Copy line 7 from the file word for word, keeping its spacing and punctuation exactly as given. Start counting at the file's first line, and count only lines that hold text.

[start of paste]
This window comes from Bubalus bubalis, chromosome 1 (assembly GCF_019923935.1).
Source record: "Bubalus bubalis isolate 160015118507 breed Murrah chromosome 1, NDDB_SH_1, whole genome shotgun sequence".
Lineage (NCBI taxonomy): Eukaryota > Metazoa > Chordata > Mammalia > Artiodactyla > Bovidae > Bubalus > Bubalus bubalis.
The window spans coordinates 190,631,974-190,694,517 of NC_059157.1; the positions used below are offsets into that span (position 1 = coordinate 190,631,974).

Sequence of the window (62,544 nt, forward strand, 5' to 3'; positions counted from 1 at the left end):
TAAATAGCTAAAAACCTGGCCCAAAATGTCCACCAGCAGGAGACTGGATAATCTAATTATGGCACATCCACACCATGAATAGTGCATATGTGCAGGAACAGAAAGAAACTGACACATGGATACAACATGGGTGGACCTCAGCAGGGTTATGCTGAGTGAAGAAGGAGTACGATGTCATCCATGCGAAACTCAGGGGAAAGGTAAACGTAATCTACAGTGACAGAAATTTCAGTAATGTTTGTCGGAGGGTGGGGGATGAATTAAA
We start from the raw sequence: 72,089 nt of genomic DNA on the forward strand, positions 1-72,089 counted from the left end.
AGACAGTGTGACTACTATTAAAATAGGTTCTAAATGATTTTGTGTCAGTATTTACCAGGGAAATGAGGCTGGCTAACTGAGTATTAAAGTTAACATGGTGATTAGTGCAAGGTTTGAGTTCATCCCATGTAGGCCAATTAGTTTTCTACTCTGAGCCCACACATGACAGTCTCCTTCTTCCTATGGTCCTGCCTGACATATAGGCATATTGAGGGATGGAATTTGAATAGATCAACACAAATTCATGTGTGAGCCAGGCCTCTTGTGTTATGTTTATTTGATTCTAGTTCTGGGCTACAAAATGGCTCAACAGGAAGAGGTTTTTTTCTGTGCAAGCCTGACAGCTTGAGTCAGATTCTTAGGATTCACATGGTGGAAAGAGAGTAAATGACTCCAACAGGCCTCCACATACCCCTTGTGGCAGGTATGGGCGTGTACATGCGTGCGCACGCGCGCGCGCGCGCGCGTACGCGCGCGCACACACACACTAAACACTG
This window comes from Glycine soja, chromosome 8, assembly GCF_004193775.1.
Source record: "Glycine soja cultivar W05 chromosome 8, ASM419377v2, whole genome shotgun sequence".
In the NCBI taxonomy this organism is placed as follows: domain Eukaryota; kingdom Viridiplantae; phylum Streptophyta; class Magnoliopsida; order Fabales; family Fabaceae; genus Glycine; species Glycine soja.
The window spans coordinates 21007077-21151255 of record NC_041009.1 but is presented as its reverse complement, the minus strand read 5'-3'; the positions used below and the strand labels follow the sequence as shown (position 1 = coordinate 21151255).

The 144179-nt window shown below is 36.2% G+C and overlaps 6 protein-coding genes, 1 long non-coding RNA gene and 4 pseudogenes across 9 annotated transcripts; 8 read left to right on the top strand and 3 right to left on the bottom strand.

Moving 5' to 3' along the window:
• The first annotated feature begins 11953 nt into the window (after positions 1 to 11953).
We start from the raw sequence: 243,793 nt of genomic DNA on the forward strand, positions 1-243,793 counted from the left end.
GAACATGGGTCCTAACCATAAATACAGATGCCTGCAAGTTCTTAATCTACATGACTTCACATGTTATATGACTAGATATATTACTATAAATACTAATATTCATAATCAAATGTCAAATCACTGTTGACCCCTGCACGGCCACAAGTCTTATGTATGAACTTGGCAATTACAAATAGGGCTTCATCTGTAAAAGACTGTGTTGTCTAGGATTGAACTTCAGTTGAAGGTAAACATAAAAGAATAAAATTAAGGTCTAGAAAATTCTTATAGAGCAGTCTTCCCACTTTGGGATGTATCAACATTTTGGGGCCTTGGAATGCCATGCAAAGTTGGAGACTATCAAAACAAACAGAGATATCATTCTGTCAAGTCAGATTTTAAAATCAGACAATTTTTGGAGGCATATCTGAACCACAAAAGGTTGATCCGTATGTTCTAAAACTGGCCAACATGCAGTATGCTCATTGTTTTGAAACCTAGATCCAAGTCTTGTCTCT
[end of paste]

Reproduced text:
We start from the raw sequence: 72,089 nt of genomic DNA on the forward strand, positions 1-72,089 counted from the left end.